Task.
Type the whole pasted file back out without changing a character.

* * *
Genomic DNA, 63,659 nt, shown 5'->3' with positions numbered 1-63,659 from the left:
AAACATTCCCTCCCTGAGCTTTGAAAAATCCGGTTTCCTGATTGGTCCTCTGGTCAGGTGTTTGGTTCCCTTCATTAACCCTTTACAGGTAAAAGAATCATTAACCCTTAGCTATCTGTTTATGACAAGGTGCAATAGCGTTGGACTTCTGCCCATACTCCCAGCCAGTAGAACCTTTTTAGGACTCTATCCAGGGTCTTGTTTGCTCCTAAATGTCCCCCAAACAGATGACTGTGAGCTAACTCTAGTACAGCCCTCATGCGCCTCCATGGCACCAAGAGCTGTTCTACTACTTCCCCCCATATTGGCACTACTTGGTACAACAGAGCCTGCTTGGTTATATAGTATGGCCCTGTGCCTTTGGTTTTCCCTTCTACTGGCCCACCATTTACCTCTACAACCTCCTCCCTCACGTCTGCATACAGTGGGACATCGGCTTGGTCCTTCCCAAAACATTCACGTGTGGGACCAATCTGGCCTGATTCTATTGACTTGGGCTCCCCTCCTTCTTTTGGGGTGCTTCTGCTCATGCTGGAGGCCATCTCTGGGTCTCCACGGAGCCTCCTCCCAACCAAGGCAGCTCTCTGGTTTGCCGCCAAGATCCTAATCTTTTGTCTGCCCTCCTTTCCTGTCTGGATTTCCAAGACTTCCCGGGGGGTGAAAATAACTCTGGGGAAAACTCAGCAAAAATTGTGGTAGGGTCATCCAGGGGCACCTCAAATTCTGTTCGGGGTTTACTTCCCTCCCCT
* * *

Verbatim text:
Genomic DNA, 63,659 nt, shown 5'->3' with positions numbered 1-63,659 from the left:
AAACATTCCCTCCCTGAGCTTTGAAAAATCCGGTTTCCTGATTGGTCCTCTGGTCAGGTGTTTGGTTCCCTTCATTAACCCTTTACAGGTAAAAGAATCATTAACCCTTAGCTATCTGTTTATGACAAGGTGCAATAGCGTTGGACTTCTGCCCATACTCCCAGCCAGTAGAACCTTTTTAGGACTCTATCCAGGGTCTTGTTTGCTCCTAAATGTCCCCCAAACAGATGACTGTGAGCTAACTCTAGTACAGCCCTCATGCGCCTCCATGGCACCAAGAGCTGTTCTACTACTTCCCCCCATATTGGCACTACTTGGTACAACAGAGCCTGCTTGGTTATATAGTATGGCCCTGTGCCTTTGGTTTTCCCTTCTACTGGCCCACCATTTACCTCTACAACCTCCTCCCTCACGTCTGCATACAGTGGGACATCGGCTTGGTCCTTCCCAAAACATTCACGTGTGGGACCAATCTGGCCTGATTCTATTGACTTGGGCTCCCCTCCTTCTTTTGGGGTGCTTCTGCTCATGCTGGAGGCCATCTCTGGGTCTCCACGGAGCCTCCTCCCAACCAAGGCAGCTCTCTGGTTTGCCGCCAAGATCCTAATCTTTTGTCTGCCCTCCTTTCCTGTCTGGATTTCCAAGACTTCCCGGGGGGTGAAAATAACTCTGGGGAAAACTCAGCAAAAATTGTGGTAGGGTCATCCAGGGGCACCTCAAATTCTGTTCGGGGTTTACTTCCCTCCCCT